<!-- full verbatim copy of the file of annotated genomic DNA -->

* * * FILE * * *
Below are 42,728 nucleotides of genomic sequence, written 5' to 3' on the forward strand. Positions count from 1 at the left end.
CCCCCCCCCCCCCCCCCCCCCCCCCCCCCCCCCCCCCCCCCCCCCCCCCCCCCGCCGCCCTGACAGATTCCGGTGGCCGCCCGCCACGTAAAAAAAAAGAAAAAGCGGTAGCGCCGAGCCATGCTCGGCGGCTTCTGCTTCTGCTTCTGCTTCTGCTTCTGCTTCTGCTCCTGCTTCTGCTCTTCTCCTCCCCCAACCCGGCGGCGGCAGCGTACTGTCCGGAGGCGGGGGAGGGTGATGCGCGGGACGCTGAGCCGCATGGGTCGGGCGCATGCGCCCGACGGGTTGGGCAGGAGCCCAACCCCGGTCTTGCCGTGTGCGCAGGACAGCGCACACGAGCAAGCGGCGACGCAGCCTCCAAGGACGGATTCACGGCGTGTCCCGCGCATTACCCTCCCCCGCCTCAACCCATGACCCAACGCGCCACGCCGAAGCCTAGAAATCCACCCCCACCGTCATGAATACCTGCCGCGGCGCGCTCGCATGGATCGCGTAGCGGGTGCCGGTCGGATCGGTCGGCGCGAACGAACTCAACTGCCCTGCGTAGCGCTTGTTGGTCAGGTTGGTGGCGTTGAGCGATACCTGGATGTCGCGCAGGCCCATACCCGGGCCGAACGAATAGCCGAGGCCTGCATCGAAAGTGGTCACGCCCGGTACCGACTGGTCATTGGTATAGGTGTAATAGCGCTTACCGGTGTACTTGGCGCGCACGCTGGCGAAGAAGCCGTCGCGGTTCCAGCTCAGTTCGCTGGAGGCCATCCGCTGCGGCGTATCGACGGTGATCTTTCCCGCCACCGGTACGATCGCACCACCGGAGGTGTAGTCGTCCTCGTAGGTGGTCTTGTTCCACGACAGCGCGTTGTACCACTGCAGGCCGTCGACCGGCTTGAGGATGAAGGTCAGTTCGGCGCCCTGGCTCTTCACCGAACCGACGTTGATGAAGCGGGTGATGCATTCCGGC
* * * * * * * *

Below are 42,728 nucleotides of genomic sequence, written 5' to 3' on the forward strand. Positions count from 1 at the left end.
CCCCCCCCCCCCCCCCCCCCCCCCCCCCCCCCCCCCCCCCCCCCCCCCCCCCCGCCGCCCTGACAGATTCCGGTGGCCGCCCGCCACGTAAAAAAAAAGAAAAAGCGGTAGCGCCGAGCCATGCTCGGCGGCTTCTGCTTCTGCTTCTGCTTCTGCTTCTGCTTCTGCTCCTGCTTCTGCTCTTCTCCTCCCCCAACCCGGCGGCGGCAGCGTACTGTCCGGAGGCGGGGGAGGGTGATGCGCGGGACGCTGAGCCGCATGGGTCGGGCGCATGCGCCCGACGGGTTGGGCAGGAGCCCAACCCCGGTCTTGCCGTGTGCGCAGGACAGCGCACACGAGCAAGCGGCGACGCAGCCTCCAAGGACGGATTCACGGCGTGTCCCGCGCATTACCCTCCCCCGCCTCAACCCATGACCCAACGCGCCACGCCGAAGCCTAGAAATCCACCCCCACCGTCATGAATACCTGCCGCGGCGCGCTCGCATGGATCGCGTAGCGGGTGCCGGTCGGATCGGTCGGCGCGAACGAACTCAACTGCCCTGCGTAGCGCTTGTTGGTCAGGTTGGTGGCGTTGAGCGATACCTGGATGTCGCGCAGGCCCATACCCGGGCCGAACGAATAGCCGAGGCCTGCATCGAAAGTGGTCACGCCCGGTACCGACTGGTCATTGGTATAGGTGTAATAGCGCTTACCGGTGTACTTGGCGCGCACGCTGGCGAAGAAGCCGTCGCGGTTCCAGCTCAGTTCGCTGGAGGCCATCCGCTGCGGCGTATCGACGGTGATCTTTCCCGCCACCGGTACGATCGCACCACCGGAGGTGTAGTCGTCCTCGTAGGTGGTCTTGTTCCACGACAGCGCGTTGTACCACTGCAGGCCGTCGACCGGCTTGAGGATGAAGGTCAGTTCGGCGCCCTGGCTCTTCACCGAACCGACGTTGATGAAGCGGGTGATGCATTCCGGC